St. Germans May Tree Fair- is almost here


This weekend coming is the annual excuse to get out into the sunshine with our books, set up the pop-up bookstore, enjoy the music, enjoy the local beer, enjoy the food, and enjoy some traditional Cornish silliness.  It’s the Maytree Fair at St.Germans, time to get the oak leaves ready. It is also an excuse to put the South Caradon Series of posts to one side, and have a look at the traditions surrounding this Cornish event.

May Tree fare procession at St. Germans

Traditions old and new

A long history hides behind this weekend of fun at the East Cornwall Village of St.Germans. It is one of those fascinating mixtures of Traditions historic and modern that peppers the Cornish calendar. So in true blog-post form, here is two lists, one of the old, and one of the new.

Traditions OldMayTreeLeaves

  • The Fair was held at the foot of a large walnut tree
  • Cattle from all over Cornwall was sold at its base each 28th of May
  • A basket swing was hung from its branches after the cattle sale for children to play on
  • On the 28th of May a mock Mayor, after much drinking, was paraded through the village on a hay wain or cart
  • Oak leaves were worn by everyone in the village
  • Anyone not wearing an oak leaf was dunked in the horse trough

Unfortunately the but tree no longer stands, nor do cattle chew cud beneath its branches, but some of the Traditions are still live on in modified form, and some new ones are growing.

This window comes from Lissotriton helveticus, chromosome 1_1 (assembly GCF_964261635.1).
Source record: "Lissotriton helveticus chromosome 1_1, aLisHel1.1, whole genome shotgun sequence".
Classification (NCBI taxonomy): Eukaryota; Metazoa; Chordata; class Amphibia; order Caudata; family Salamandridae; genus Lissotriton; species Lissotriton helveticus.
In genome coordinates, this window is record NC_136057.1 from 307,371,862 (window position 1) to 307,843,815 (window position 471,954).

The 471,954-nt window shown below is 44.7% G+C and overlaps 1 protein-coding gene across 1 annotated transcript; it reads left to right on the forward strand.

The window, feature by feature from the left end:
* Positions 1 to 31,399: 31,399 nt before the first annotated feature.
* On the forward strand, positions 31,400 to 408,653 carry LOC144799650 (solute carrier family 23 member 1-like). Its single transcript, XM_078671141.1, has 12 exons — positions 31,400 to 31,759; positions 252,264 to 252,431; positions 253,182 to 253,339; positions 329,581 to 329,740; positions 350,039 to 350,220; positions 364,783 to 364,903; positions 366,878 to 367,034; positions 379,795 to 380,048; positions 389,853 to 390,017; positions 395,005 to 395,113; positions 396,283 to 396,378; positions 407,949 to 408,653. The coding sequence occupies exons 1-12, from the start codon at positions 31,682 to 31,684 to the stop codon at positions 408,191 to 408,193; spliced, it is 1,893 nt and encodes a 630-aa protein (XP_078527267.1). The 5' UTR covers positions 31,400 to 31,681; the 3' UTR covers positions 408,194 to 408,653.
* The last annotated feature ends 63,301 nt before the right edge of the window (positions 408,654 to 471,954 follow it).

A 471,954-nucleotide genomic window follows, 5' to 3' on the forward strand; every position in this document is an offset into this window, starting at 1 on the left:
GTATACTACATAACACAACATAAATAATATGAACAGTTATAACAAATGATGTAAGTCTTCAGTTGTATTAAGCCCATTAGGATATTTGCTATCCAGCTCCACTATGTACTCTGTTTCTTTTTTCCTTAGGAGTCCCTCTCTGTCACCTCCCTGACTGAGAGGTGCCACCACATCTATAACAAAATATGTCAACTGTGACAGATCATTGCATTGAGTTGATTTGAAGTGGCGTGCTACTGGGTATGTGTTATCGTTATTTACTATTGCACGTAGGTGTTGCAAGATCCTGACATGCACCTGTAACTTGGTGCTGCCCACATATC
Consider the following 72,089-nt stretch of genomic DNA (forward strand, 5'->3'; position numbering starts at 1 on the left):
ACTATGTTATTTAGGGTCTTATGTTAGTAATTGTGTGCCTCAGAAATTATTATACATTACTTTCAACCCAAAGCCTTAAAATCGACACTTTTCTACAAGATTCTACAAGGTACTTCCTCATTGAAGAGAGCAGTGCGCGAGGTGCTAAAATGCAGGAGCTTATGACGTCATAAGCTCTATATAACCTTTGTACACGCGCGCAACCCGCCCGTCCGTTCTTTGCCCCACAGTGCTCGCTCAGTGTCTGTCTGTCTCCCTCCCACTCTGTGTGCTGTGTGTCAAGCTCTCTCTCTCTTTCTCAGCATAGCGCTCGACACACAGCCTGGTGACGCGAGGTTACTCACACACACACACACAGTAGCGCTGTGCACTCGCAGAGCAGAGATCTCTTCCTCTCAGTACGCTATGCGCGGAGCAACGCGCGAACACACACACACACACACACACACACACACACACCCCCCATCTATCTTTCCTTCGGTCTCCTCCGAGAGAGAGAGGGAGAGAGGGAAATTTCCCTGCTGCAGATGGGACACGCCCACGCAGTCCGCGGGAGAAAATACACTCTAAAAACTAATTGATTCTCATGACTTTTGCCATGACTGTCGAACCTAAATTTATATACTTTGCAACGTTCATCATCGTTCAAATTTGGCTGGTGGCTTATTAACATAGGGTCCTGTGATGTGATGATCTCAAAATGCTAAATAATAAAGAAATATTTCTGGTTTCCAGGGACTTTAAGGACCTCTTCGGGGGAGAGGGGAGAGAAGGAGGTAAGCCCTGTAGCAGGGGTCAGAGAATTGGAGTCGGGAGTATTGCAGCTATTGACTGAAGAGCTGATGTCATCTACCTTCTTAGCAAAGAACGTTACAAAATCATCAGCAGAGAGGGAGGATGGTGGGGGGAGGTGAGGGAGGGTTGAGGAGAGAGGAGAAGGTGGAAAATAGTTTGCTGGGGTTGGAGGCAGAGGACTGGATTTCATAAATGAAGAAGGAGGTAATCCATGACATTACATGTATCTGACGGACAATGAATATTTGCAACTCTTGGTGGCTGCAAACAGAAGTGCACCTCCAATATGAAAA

May Tree Banner 2018, at the 'Rec'

Traditions New

  • A mock Mayor is still elected
  • The village is decorated with leaves
  • May Tree Dancing, tug of war and other festivities gather the parade together
  • Oak leaves are worn by villagers in the parade
  • The tree is represented by a re-creation that is paraded through the village to end up at the back of the pub
  • The Mayor is paraded from the The ‘Rec’ to the pub, with pause to visit the Priory Church. Musicians accompany the parade playing The May Tree Fair Tune
  • The parade has a Cornish Myth or tale theme
  • Stalls, food, and games are set up at the back of the Eliot Arms (That’s where our Bookstore will be)
  • A music stage is built for live music
  • Water pistols have replaced the trough

But, since it’s restoration the fair has adapted, the fair has changed, the fair’s traditions have changed, and no doubt so this year and next year will evolve again.

Click here to visit the May Tree Facebook Page>


And this year’s theme is-

Dando and his Dogs

After mermaids, giants, and fish, it is time that St.Germans own character to make an appearance, Dando the monk. Dando was not a a pious Monk to be celebrated by the religious, Dando was not a pillar of virtue to follow as a role model, and Dando did not meet an end suitable for any Saint.

His tale is a one of warning against that perils of sin and loose words. It is his tale that is the theme of this year’s fair and it his effigy, along with his dogs  will  lead the parade.